By Ingrid Howard
When Terpsithea Christou moved to Alabama from her hometown in Ioannina, Greece, she originally thought she’d move back home once she finished her orthodontics residency.
But a few things kept her in the States, one of them being Jon Allen Bernstein.
One of Christou’s fellow residents was engaged to one of Bernstein’s good friends. The now-husband and wife tried for six months to introduce Bernstein and Christou, but Christou kept saying no.
“I hadn’t been dating anybody for like four years,” she said. “It just didn’t happen.”
Finally, Christou’s friend invited her to go out for drinks during their second year of residency, disguising the outing as a girls’ night out. “Make sure you look cute,” Christou’s friend said.
Christou agreed, and when she arrived, Bernstein was there, too. Within five years, Bernstein popped the question. The two began planning their destination wedding in Greece.
Planning a wedding halfway across the world would be difficult for any bride, but Christou and Bernstein faced unique challenges.
“The paperwork was very difficult because getting married to a foreigner – John was a foreigner for Greece – it requires so much paperwork,” Christou said. “My mom thought at some point she wasn’t going to make it.”
Additionally, the St. Maria Orthodox Church had booked a wedding before and a wedding after the couple’s 7 p.m. ceremony time. They were informed of this one week before their ceremony when a panicked florist called worried she wouldn’t have enough time to set up the flowers.
But by July 2018, just more than a year after the proposal, the paperwork had been finalized and the schedule had been resolved. The night before the wedding, the groom’s parents hosted a dinner at a venue overlooking the city. Then, on July 7, about 300 guests went to the 450-year-old Greek Orthodox Church to celebrate Bernstein and Christou’s wedding day.
Greek Traditions and Charm
Unlike wedding ceremonies in the United States, a traditional Greek wedding begins with the guests waiting outside of the church for the bride to arrive. Bernstein stood outside holding Christou’s bouquet of lilies, having not seen her yet that day.
Finally, Christou arrived, wearing the dress of her dreams: a sparkling ball gown purchased at Bridals by Lori, the Atlanta location for the “Say Yes to the Dress” television show.
“When he saw my dress, he flipped,” she said. “He was like, ‘You were not joking. This dress is big.’”
Bernstein gave her a kiss on the cheek but wasn’t able to kiss her on the lips just yet. He would have to wait until the end of the ceremony for that.
The couple entered the church, their hundreds of guests following behind them. Despite the July heat, the church had no air conditioning. Christou said this is typical of orthodox Greek churches; they are modest, she said, and supplying paper fans is a custom.
The guests stood throughout the 45-minute ceremony, following another Greek tradition. The couple did not recite vows, but instead had a ceremony filled with other symbolic elements.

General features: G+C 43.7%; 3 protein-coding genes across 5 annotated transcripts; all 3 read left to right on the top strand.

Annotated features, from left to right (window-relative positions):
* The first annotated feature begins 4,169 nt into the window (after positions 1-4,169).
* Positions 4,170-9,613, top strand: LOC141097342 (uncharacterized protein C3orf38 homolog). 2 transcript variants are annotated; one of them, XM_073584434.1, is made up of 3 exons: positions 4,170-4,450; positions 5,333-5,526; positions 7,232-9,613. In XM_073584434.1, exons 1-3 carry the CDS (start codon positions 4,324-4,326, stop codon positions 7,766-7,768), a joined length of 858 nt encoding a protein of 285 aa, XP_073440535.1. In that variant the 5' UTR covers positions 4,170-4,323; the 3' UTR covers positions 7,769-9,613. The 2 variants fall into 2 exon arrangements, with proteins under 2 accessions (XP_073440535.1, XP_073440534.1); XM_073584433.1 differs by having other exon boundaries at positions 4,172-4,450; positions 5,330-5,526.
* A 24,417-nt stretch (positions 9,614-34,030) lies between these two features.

The newlyweds spent a couple of hours after the ceremony taking photos together and with their families around Ioannina. Meanwhile, the guests headed to Hotel De Luc to take advantage of the open bar. It was going to be a long night; Christou said Greek weddings typically last all night long.
First thing after walking into the reception area, Christou and Bernstein cut their six-tier blue cake with golden stardust adorning the top two tiers – an idea Christou found online.
“I just saw it and I loved it,” she said, laughing. “I think I saw it on Pinterest or somewhere.”
After cutting the cake, the couple had their first dance. It took six private lessons at Alabama Ballet for them to perfect their choreographed dance, and even then, Christou said, she was nervous to perform the dance in her bulky ball gown.
Then the guests joined in on the dancing, having the chance to enjoy both American and Greek music. There were two bands and a DJ at the reception, each offering a different style of music.
“That was a highlight for my wedding,” Christou said. “We had older people, and we had younger people, and Greeks and Americans. And we would just switch the music every now and then, whatever people wanted to listen to.”
The first buffet was served early in the night, and because Christou knew the party would last all night long, she had a second buffet planned for 2:30 a.m. Finally, as the sun was starting to come up, Christou was ready to turn in, even though her friends weren’t.
“At 5:30, I went to the bar and said, ‘The bride says we’re closing the bar because I’m tired and it’s late.’” she said. “And my friends were fighting me.”
They ended the wedding weekend by going to spots within a 45-minute radius of the town to take photos. They visited Vikos Gorge, posed in a meadow as lightning struck behind them and hiked around rocks and caves.
After a honeymoon in Bali, the couple live in Mountain Brook. Christou is an orthodontist, and Bernstein is a co-owner of Standard Iron & Metal Co.Top, after the wedding the couple visited Vikos Gorge. Above, the wedding ceremony was held in a 450-year-old Greek Orthodox Church. Left, Jon Allen Bernstein and Terpsithea Christou share a kiss as they exit the church.